Well maintained and safe schools start with systems, and systems need data.  Collect data about your school’s physical infrastructure.  A building condition survey is a good place to start because this will describe the condition of external elements, such as roofs and windows, as well as internal elements such as ceilings and walls, and also mechanical and electrical elements, such as the state of your heating system.  The building condition survey will rate each element as good, satisfactory, poor or bad, and also prioritise it into works that are urgent, essential, desirable or to be achieved in the longer term.  

Once you’ve collated all this data, then you have your starting point to develop your system to maintain your school’s physical infrastructure.  Ideally, this should be a computer-aided facilities management (CAF-M) system as this allows you to capture all your data in one place, and keep it updated as tasks are carried out.  It also allows senior leaders the opportunity to review progress against targets.  Once you’ve inputted the data from all your physical assets into your CAF-M system, it should automatically generate a list of regular checks and tasks that need to be carried out.  As each of the tasks are completed, the system should be updated so that you can see at any given time what tasks are outstanding.

Ensuring that the school’s physical infrastructure is conducive to teaching and learning comes back to your estate strategy where you will have detailed what your estate vision is aligned to your educational goals.

Looking ahead, what trends or innovations do you foresee in school estate management that may impact your role and responsibilities?

School estate management has typically been a low-tech operation, particularly in small schools, but the most efficient way of managing your premises is by having a computer-aided facilities management system.  To make the most efficient use of such a system, premises staff should have an iPhone or iPad on which they can record issues that need addressing instantly as they’re walking around the site.  If the issue requires a contractor to attend, having a photo to send to them initially is also very helpful.  

Another trend is the need for increased investment in our country’s aging school estate, and the upskilling of premises staff to be able to recognise more serious structural issues.  For example, how many of us knew what RAAC what 12 months ago and the potentially devastating impact of it?  Similarly, the management of asbestos.  So there needs to be more information available on other structural issues that require monitoring and action.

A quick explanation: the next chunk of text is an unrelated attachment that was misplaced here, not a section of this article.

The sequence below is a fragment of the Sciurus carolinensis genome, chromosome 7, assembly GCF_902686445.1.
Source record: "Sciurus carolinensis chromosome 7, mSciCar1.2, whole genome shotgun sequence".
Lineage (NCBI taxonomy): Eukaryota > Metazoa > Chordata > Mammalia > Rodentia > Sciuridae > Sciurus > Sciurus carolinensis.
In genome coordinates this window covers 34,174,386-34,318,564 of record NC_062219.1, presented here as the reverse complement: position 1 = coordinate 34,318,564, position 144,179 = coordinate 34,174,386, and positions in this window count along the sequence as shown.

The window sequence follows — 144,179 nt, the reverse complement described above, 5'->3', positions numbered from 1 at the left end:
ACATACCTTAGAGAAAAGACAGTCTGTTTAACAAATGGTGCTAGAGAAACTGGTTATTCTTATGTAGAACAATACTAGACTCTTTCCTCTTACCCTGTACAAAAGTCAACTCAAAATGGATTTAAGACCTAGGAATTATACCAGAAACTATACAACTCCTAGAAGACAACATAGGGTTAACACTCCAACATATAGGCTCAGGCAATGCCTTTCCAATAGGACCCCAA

As with school business leadership, experienced school premises staff are an aging population.  We need to be encouraging school leavers to consider premises management in schools as a career option.  Which means that careers teachers need to have relevant resources, such as my book, The School Premises Handbook, in order to understand the role and inform students that this option exists.  The launch of the DfE’s Estate Management Competency Framework in June this year is also an important building block in career development for premises staff.

Because each school is unique in terms of its buildings and context, the most important asset that your premises staff have is their knowledge of the building.  Consequently, a “grow your own” approach via the apprenticeship route should be implemented by schools in the same way that teaching assistants can be encourage and supported to become teachers.

With regard to innovation, those responsible for managing the school estate need to be thinking more holistically when it comes to major refurbishment works.  For example, if you’re replacing a roof, ensure that you consider the installation of solar panels at the same time.  This will include the consideration of the return on investment, the amount of electricity that the panels will generate, and the amount of electricity required by the school.  

How premises staff are organised may change in the future with multi-academy trusts establishing geographical hub centres with staff specialising in specific trades, such as electricians, plumbers and carpenters, who will be deployed to schools when required, thus saving money on contractors to carry out every day tasks in these disciplines.